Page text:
Adopting a comparative perspective, this book offers a comprehensive study of the institution of constitutional review in 11 European countries (Belgium, the Czech Republic, Finland, France, Germany, Italy, Hungary, the Netherlands, Spain, Poland and the United Kingdom) as well as a critical appraisal of the EU legal order in light of these national experiences.
Where possible, the book endeavours to identify Europe's common and diverse constitutional traditions of constitutional review.
More particularly, the raison d'etre, jurisdiction and composition of constitutional courts are explored and so too are core features of the constitutional adjudicatory process.
Yet, this book also deliberately draws attention to the role of non-judicial actors in upholding the Constitution, as well as the complex interplay amongst constitutional courts and other actors at the national and European level. ` ... a highly welcome contribution as a well-researched handbook for all those interested in comparative constitutional legal studies in the Member States and the EU constitutional legal order'.
Benedikt Pirker, European Law Blog` ... this book is a veritable tour de force as it is a tour d'Europe.
Comparative analysis of constitutional review from a neutral perspective encompassing eleven states and the EU, is a highly ambitious project, one that de Visser has achieved in accomplishing with great skill and eloquence'.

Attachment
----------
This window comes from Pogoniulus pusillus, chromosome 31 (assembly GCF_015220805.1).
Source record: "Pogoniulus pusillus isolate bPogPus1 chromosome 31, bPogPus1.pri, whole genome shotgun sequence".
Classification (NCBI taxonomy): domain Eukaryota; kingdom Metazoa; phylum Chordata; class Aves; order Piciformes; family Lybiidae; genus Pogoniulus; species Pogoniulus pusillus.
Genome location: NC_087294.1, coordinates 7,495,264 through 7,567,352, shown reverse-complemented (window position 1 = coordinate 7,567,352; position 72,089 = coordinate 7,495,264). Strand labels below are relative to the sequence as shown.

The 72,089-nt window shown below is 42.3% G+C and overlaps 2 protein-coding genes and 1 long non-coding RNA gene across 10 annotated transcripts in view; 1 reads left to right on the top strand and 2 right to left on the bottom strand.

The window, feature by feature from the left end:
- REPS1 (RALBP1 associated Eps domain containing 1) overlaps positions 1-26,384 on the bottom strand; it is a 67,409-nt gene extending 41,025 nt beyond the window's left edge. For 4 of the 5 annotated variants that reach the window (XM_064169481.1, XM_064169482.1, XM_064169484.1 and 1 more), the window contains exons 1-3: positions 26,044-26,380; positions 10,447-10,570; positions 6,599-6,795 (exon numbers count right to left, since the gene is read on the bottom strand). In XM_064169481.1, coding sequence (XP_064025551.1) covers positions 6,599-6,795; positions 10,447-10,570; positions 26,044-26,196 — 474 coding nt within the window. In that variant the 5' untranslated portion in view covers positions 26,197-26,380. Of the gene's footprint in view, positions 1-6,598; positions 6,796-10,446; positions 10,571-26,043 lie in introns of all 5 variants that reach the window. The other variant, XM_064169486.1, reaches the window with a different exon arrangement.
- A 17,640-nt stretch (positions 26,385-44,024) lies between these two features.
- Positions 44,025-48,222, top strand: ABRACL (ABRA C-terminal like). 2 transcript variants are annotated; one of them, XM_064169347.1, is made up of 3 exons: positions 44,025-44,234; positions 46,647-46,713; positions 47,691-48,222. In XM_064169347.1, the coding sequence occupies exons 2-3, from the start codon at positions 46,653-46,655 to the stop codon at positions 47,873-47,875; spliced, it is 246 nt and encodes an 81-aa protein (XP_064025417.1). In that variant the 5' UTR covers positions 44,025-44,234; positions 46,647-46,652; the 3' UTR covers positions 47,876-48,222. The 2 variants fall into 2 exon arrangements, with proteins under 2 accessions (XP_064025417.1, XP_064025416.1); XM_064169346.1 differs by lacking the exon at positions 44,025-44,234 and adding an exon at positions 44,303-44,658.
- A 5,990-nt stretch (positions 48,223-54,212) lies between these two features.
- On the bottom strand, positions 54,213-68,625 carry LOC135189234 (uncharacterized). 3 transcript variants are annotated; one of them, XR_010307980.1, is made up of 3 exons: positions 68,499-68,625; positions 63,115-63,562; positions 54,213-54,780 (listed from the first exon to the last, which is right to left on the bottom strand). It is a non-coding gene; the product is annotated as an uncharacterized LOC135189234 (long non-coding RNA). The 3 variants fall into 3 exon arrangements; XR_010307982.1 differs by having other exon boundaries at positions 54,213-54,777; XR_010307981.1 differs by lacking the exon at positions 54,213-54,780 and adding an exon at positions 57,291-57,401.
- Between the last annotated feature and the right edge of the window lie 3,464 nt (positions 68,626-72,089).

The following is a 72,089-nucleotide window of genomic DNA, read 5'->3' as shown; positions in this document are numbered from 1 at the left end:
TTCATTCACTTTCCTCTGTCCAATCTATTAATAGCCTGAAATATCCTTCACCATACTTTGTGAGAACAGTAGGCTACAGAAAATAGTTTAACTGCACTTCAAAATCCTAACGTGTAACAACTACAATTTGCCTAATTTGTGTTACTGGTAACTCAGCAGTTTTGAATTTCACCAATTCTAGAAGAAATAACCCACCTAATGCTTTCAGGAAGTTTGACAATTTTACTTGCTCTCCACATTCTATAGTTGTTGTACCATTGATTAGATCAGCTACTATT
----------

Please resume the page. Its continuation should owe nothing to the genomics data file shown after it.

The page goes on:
Joelle Grogan, EUtopia Law Blog`Ultimately, Maartje de Visser's comparative contribution to the exploration of the constitutional review issue should be warmly welcomed as an even-handed, lucidly written and insightful addition to the ever-swelling body of scholarship in this area ... the author has managed to construct, without superficiality and with well-paced order, a comprehensive and credible survey of constitutional review practices across Europe - a survey that is at once a heavy-duty piece of scholarship and a generally fascinating book'. Joseph Tomlinson, Cambridge Law Journal`[T]his book should be considered the new compulsory starting point for anyone interested in any key aspect of the constitutional adjudicatory process, and wishing to be quickly able to rely on authoritative points of comparison ... [I]t is difficult not to be struck by the quality of the research undertaken and the subtle nature of the analysis ...
Written in an engaging style, which constantly holds the reader's attention, de Visser's monograph makes a decisive contribution to our understanding of the institution of constitutional review in Europe.
There is little doubt that it will become a classic reference for the practitioners, academics and students of comparative constitutional law'. Laurent Pech, International Journal of Constitutional Law Blog (ICON-NECT)